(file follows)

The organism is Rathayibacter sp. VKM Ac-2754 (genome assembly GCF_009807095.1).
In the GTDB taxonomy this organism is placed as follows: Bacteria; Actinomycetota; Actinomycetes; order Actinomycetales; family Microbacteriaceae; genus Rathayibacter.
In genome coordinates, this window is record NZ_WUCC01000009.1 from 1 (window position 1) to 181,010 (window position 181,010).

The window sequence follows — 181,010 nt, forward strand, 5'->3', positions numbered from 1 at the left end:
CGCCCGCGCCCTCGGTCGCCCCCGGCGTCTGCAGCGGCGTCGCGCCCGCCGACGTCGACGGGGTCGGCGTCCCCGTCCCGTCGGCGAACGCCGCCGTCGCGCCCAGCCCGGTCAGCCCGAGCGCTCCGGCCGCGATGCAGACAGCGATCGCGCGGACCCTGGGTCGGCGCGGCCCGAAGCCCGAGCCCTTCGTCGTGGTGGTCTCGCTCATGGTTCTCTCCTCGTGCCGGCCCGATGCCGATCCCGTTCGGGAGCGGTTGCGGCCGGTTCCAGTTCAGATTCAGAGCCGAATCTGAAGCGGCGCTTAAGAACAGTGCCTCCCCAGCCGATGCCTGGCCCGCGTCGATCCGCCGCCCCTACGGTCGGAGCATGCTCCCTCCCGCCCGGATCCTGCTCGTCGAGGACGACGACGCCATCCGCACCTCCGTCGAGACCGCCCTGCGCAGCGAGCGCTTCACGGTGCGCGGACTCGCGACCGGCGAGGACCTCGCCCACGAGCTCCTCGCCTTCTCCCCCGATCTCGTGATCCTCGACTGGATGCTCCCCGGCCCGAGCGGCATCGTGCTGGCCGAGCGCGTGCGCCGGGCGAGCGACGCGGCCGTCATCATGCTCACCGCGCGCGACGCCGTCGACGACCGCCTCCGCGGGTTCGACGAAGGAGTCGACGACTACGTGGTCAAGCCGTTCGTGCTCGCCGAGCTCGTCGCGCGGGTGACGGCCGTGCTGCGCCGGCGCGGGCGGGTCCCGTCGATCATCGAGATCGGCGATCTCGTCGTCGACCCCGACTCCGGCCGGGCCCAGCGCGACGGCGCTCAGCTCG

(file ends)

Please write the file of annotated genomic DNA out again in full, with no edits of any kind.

The organism is Rathayibacter sp. VKM Ac-2754 (genome assembly GCF_009807095.1).
In the GTDB taxonomy this organism is placed as follows: Bacteria; Actinomycetota; Actinomycetes; order Actinomycetales; family Microbacteriaceae; genus Rathayibacter.
In genome coordinates, this window is record NZ_WUCC01000009.1 from 1 (window position 1) to 181,010 (window position 181,010).

The window sequence follows — 181,010 nt, forward strand, 5'->3', positions numbered from 1 at the left end:
CGCCCGCGCCCTCGGTCGCCCCCGGCGTCTGCAGCGGCGTCGCGCCCGCCGACGTCGACGGGGTCGGCGTCCCCGTCCCGTCGGCGAACGCCGCCGTCGCGCCCAGCCCGGTCAGCCCGAGCGCTCCGGCCGCGATGCAGACAGCGATCGCGCGGACCCTGGGTCGGCGCGGCCCGAAGCCCGAGCCCTTCGTCGTGGTGGTCTCGCTCATGGTTCTCTCCTCGTGCCGGCCCGATGCCGATCCCGTTCGGGAGCGGTTGCGGCCGGTTCCAGTTCAGATTCAGAGCCGAATCTGAAGCGGCGCTTAAGAACAGTGCCTCCCCAGCCGATGCCTGGCCCGCGTCGATCCGCCGCCCCTACGGTCGGAGCATGCTCCCTCCCGCCCGGATCCTGCTCGTCGAGGACGACGACGCCATCCGCACCTCCGTCGAGACCGCCCTGCGCAGCGAGCGCTTCACGGTGCGCGGACTCGCGACCGGCGAGGACCTCGCCCACGAGCTCCTCGCCTTCTCCCCCGATCTCGTGATCCTCGACTGGATGCTCCCCGGCCCGAGCGGCATCGTGCTGGCCGAGCGCGTGCGCCGGGCGAGCGACGCGGCCGTCATCATGCTCACCGCGCGCGACGCCGTCGACGACCGCCTCCGCGGGTTCGACGAAGGAGTCGACGACTACGTGGTCAAGCCGTTCGTGCTCGCCGAGCTCGTCGCGCGGGTGACGGCCGTGCTGCGCCGGCGCGGGCGGGTCCCGTCGATCATCGAGATCGGCGATCTCGTCGTCGACCCCGACTCCGGCCGGGCCCAGCGCGACGGCGCTCAGCTCG